The trip had been on my calendar for months; the plane tickets were bought, interviews arranged, and books and winter clothing packed for the eight-hour flight to New York City. Then my visit to the Alliance of Civilizations (AOC), a United Nations initiative that is the subject of my Enhancing Life Project research, was delayed for two days. The culprit was “Snowzilla,” a gigantic snowstorm that pummeled the east coast of the United States in late January. My plans in disarray, when I arrived in New York I had no choice but to be flexible as I slogged to my rescheduled meetings and interviews in two feet of snow.
Flexibility, I discovered, is also crucial for the Alliance of Civilizations, whose task is to deal with the knotty problems of civilizational dialogue. I was keen to get to New York despite the bad weather because I needed to hear from past and present AOC staff members about their work. I was especially intrigued by how the organization strives to enhance life through improved inter-civilizational dialogue, and identification of common, normatively desirable, civilizational values. A senior Alliance interviewee told me during my visit that the Alliance is particularly interested in relations between the Muslim and Western worlds because of the deleterious effects of 9/11—no small task!
In the realm of the United Nations—and international relations more broadly—the AOC is unique for several reasons. Apart from being the only dedicated UN entity to work in this area, inter-civilizational dialogue is a novel international endeavor. The Alliance of Civilizations was established in 2005 by then-UN Secretary-General (SG), Kofi Annan. It began work in 2007, with a new SG in place, Ban Ki-moon. The Alliance has an office 500 yards from the UN building on the east side of Manhattan. Its business-like office suite is unadorned by the kind of posters one typically sees in NGOs, highlighting the desirability of ending child poverty, rolling back climate change and brushing your teeth regularly (OK, I made up the last one, but you get the idea).
The Alliance is small and flexible, with fewer than twenty employees. It generally eschews big headline-making events that require many staff and resources to organize. Instead, the Alliance’s philosophy is “small is beautiful.” It works mainly in small-scale contexts with representatives from business, civil society and government. The idea is to improve civilizational dialogue via a kind of snowball effect, which grows as people initially involved in activities with the Alliance go back to their home turf and begin to disseminate what they have learned. It has a leg up on NGOs who are concerned with inter-civilizational dialogue because its official position in the UN gives it both clout and authority that non-profits cannot hope to match. Being a UN entity and reporting to the UN Secretary-General makes the issue of inter-civilizational dialogue a global cause with very high-level backing.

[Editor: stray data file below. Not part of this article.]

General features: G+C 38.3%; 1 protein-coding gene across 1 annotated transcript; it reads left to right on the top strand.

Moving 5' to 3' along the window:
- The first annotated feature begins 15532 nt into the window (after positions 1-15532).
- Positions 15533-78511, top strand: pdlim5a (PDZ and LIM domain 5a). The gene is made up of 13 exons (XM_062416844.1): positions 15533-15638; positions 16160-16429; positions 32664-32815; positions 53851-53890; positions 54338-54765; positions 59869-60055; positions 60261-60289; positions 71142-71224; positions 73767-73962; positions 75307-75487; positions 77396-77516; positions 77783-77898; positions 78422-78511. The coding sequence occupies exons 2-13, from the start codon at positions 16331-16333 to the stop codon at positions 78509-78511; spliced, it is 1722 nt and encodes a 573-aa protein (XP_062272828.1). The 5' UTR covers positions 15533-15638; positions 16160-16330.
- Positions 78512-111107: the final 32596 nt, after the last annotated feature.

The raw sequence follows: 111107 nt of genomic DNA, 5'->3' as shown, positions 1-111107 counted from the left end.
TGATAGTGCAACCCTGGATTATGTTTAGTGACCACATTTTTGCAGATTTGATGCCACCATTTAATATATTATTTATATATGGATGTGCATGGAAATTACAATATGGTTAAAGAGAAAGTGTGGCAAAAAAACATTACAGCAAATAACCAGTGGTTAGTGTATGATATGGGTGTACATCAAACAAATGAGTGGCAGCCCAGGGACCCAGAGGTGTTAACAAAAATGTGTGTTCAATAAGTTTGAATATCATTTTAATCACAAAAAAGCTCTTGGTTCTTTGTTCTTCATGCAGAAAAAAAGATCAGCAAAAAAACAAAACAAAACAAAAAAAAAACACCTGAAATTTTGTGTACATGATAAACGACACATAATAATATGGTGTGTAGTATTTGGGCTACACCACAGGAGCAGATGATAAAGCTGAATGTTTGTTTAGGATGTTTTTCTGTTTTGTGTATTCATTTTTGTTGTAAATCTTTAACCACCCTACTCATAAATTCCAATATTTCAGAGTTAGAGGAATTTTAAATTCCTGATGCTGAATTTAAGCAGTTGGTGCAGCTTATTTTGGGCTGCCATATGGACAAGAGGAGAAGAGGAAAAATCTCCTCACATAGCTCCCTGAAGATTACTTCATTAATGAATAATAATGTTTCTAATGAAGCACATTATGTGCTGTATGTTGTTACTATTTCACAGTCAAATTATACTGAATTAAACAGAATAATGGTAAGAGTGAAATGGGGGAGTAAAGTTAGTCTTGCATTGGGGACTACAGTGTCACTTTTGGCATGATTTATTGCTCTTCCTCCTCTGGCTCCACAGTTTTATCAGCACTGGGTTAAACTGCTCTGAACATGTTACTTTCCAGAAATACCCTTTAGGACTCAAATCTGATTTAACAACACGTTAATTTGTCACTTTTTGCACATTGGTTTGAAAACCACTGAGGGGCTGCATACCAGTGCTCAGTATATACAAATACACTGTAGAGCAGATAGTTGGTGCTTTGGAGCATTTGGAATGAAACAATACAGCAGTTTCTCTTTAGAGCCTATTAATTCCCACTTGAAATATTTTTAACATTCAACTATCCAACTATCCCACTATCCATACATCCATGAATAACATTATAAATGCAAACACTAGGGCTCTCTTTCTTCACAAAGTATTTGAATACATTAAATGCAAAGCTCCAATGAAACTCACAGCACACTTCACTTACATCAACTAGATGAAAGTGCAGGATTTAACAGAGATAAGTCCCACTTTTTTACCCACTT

During my few days in NYC, I talked at length with three current staff members of the Alliance, plus several others who used to work for the Alliance or who engage with the Alliance in their capacity as officials of other UN agencies. They agreed that in these days of heightening inter-cultural tensions, reflected in the grotesque phenomenon of Daesh/Islamic State and the expanding European refugee crisis in the wake of the Syrian civil war, the need for the Alliance—and for dialogue between the Western and Muslim world—is clear and continuing.
But what does the Alliance do? How does it make a difference in the context of inter-civilizational dialogue? As one of my Alliance interviewees pointed out, the organization is a “soft” power tool, different from the “hard” power of military and economic clout. (The US-led invasion of Afghanistan to target al-Qaeda is an example of a “hard” power response to terrorism following 9/11.) The Alliance, on the other hand, works to find common civilizational ground against extremism and terrorism. (For example, The Alliance holds an annual competition to select and support what they see as the most innovative grassroots projects encouraging intercultural dialogue and cooperation around the world.) Here, the flexibility of “soft” power is key, because its emphasis on persuasion means that consensual action on an issue is possible, which would be much less likely once “hard” power is brought to bear.
This is not to suggest that there is a kind of warm-and-fuzzy middle ground where all civilizations agree on everything and no doubt prevails. The Alliance is trying to pull off a difficult trick: its mission is to establish, develop, and consolidate a shared set of values as a basis for shared understandings of the world. Their foundational document for these values is the UN Charter of Human Rights, serving as a template for what is appropriate and what is simply wrong.
The aim of the Alliance – to enhance the lives of those on the sharp end of civilizational enmity – will hopefully be achieved if it can continue to work closely and flexibly with significant stakeholders in pursuit of consensual goals to enhance life. In this case, the stakeholders include governments, significant non-state actors such as the European Union, and civil society. The ability of the Alliance to reach out to these stakeholders and hold their attention in the years to come will be a good test of the capacity of “soft” power to succeed where “hard” power fails.
Read a Q&A with Jeffrey Haynes about his research here.